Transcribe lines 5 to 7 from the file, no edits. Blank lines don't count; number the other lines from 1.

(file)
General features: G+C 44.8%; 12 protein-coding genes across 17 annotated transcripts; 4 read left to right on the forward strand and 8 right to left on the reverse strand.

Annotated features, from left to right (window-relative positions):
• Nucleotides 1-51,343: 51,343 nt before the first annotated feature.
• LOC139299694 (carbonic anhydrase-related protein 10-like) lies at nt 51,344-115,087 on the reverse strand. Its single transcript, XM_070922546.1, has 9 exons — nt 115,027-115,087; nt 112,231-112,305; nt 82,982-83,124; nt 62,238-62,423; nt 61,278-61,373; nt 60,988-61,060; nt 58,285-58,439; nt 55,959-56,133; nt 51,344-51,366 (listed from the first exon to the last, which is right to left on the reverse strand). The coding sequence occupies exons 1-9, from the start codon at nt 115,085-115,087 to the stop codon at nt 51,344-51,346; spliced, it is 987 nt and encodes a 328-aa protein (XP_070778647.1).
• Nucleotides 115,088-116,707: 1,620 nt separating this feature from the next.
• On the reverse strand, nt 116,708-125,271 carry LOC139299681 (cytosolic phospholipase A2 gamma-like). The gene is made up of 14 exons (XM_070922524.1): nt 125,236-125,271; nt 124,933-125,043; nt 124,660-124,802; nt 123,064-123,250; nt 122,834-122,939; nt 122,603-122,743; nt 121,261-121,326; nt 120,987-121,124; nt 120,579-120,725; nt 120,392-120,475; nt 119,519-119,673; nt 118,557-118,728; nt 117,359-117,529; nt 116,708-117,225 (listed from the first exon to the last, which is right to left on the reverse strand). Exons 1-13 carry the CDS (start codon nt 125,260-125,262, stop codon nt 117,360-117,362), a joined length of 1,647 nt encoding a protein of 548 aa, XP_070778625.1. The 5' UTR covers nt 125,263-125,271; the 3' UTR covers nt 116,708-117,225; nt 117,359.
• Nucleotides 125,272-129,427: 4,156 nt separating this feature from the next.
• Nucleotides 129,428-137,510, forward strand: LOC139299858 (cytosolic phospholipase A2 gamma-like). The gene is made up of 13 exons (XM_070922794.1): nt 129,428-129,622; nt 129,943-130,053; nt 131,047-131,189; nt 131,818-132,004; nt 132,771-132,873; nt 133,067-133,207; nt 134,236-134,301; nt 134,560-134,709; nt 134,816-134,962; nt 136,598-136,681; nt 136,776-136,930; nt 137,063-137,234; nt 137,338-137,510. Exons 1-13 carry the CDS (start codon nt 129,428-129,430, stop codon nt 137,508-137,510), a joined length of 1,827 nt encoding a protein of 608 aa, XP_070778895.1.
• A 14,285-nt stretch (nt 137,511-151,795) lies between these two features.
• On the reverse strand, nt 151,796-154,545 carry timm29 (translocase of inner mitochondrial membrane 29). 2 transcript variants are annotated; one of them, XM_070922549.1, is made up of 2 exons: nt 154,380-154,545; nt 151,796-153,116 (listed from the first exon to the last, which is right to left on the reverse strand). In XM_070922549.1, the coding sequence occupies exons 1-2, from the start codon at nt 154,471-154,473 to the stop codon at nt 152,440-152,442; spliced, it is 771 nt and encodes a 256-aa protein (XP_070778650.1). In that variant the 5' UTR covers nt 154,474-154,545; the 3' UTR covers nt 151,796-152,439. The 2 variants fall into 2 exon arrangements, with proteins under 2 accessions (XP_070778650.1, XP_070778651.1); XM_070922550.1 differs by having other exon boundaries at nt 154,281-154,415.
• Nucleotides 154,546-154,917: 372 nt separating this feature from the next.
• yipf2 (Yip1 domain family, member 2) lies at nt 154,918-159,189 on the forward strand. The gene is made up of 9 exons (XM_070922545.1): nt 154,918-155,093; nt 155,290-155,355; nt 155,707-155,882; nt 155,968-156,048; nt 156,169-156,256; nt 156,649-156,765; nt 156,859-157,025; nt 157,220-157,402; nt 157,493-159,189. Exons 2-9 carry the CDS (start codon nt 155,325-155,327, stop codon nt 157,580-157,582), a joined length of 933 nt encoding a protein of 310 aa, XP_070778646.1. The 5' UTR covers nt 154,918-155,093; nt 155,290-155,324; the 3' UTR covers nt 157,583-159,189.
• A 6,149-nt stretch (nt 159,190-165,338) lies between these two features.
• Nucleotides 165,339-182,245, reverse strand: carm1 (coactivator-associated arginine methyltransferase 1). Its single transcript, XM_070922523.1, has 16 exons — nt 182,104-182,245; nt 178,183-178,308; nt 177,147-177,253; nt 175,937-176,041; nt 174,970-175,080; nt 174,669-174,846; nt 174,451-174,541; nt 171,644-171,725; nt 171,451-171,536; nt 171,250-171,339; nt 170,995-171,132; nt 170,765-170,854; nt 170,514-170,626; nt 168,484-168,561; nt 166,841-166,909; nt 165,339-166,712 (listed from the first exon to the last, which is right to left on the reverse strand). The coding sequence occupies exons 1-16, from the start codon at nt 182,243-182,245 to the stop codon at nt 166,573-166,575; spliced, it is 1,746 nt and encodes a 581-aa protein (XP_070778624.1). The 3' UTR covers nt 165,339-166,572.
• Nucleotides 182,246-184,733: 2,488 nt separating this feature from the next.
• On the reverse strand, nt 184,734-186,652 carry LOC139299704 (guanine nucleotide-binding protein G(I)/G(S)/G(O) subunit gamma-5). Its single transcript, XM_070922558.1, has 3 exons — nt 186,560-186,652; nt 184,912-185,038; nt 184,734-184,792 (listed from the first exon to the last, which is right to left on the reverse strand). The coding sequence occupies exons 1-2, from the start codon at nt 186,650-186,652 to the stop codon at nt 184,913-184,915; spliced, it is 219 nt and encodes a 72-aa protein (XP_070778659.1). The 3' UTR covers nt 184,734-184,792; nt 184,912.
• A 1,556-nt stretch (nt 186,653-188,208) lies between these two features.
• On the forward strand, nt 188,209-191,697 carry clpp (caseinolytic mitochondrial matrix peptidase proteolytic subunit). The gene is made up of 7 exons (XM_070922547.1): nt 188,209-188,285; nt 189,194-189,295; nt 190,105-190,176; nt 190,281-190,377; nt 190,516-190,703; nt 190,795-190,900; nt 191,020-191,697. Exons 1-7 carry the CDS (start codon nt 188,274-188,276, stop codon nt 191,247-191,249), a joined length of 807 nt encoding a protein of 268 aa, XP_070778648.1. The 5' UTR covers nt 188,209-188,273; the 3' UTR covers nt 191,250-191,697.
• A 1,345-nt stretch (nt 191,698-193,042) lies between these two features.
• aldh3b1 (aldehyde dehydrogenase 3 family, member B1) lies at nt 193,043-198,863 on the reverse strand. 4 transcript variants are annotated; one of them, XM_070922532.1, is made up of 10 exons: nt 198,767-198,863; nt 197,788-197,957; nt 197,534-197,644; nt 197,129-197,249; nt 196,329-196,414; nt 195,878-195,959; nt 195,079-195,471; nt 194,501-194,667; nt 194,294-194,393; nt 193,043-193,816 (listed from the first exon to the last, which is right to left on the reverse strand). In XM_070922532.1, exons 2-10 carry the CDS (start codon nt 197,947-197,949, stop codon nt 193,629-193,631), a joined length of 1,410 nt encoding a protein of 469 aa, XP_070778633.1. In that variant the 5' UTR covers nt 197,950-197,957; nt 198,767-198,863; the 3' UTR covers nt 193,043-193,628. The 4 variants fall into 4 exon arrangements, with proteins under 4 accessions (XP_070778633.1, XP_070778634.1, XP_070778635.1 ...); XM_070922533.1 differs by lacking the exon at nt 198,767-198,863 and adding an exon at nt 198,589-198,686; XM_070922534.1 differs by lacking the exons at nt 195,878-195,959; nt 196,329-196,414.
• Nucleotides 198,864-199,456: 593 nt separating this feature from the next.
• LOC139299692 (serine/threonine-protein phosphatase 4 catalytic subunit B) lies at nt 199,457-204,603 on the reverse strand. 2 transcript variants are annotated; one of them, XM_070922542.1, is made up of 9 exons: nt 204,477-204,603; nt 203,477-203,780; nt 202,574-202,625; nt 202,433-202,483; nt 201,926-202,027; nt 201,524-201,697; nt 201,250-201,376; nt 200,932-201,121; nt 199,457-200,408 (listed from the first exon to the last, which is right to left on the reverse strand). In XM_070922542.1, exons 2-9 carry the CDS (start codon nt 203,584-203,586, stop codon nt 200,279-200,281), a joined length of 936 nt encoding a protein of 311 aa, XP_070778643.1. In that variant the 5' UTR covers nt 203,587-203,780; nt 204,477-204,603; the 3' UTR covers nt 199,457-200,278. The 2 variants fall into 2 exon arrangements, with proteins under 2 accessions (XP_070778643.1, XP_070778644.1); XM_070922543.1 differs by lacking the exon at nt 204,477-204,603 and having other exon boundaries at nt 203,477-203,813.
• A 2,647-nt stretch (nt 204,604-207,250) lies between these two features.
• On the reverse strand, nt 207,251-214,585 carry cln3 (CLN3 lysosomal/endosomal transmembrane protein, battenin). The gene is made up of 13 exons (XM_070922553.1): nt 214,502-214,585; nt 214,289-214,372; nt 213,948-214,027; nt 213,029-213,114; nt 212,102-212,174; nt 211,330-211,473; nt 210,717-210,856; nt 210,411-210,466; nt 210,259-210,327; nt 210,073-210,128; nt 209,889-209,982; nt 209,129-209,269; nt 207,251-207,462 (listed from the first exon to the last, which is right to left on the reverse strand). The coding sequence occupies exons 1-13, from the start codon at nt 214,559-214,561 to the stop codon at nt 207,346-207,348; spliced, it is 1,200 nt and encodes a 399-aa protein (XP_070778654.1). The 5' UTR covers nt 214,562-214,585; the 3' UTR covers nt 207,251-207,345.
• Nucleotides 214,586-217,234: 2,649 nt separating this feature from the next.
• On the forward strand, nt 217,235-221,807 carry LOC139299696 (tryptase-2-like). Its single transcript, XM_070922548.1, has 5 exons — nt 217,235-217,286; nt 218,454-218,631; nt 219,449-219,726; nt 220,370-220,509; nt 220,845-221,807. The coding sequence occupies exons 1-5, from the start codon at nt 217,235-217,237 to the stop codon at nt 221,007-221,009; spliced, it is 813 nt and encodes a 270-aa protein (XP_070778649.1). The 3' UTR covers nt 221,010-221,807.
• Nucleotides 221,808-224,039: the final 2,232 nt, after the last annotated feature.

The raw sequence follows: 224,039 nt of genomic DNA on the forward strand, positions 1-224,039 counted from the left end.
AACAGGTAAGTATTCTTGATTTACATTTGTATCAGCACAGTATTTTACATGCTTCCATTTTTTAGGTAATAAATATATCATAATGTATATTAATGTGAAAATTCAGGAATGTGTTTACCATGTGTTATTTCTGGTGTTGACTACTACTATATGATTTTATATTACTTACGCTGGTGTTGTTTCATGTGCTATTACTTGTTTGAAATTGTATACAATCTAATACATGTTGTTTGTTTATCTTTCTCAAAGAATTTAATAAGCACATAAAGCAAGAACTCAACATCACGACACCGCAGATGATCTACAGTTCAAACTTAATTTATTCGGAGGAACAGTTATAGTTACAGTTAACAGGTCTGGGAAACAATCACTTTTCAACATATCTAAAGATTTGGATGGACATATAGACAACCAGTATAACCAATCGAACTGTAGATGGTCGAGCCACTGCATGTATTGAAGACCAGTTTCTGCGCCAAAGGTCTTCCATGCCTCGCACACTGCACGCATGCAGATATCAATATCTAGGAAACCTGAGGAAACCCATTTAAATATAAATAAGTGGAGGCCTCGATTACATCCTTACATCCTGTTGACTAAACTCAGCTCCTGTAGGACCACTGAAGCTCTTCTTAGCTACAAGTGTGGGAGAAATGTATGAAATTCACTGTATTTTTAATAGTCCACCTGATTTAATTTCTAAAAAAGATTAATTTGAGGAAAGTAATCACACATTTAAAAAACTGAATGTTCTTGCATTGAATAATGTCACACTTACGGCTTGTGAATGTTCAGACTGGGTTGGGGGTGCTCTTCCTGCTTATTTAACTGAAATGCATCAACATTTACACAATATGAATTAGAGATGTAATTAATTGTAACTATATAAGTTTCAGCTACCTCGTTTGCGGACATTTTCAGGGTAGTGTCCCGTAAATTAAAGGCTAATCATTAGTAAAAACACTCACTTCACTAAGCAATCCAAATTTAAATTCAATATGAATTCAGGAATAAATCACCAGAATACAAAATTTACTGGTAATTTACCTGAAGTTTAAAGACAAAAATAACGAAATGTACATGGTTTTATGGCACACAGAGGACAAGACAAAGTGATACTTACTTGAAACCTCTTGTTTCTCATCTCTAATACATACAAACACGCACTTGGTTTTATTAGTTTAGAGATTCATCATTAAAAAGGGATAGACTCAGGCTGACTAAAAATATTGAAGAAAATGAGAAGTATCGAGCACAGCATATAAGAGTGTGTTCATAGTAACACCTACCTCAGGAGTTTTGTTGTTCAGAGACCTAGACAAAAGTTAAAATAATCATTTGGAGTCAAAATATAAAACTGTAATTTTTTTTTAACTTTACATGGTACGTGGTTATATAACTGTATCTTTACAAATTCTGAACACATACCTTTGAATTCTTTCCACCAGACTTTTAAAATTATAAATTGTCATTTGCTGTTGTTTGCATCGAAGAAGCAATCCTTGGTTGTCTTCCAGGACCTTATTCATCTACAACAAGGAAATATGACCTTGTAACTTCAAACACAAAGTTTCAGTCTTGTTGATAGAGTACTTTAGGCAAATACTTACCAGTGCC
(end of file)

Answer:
• Nucleotides 115,088-116,707: 1,620 nt separating this feature from the next.
• On the reverse strand, nt 116,708-125,271 carry LOC139299681 (cytosolic phospholipase A2 gamma-like). The gene is made up of 14 exons (XM_070922524.1): nt 125,236-125,271; nt 124,933-125,043; nt 124,660-124,802; nt 123,064-123,250; nt 122,834-122,939; nt 122,603-122,743; nt 121,261-121,326; nt 120,987-121,124; nt 120,579-120,725; nt 120,392-120,475; nt 119,519-119,673; nt 118,557-118,728; nt 117,359-117,529; nt 116,708-117,225 (listed from the first exon to the last, which is right to left on the reverse strand). Exons 1-13 carry the CDS (start codon nt 125,260-125,262, stop codon nt 117,360-117,362), a joined length of 1,647 nt encoding a protein of 548 aa, XP_070778625.1. The 5' UTR covers nt 125,263-125,271; the 3' UTR covers nt 116,708-117,225; nt 117,359.
• Nucleotides 125,272-129,427: 4,156 nt separating this feature from the next.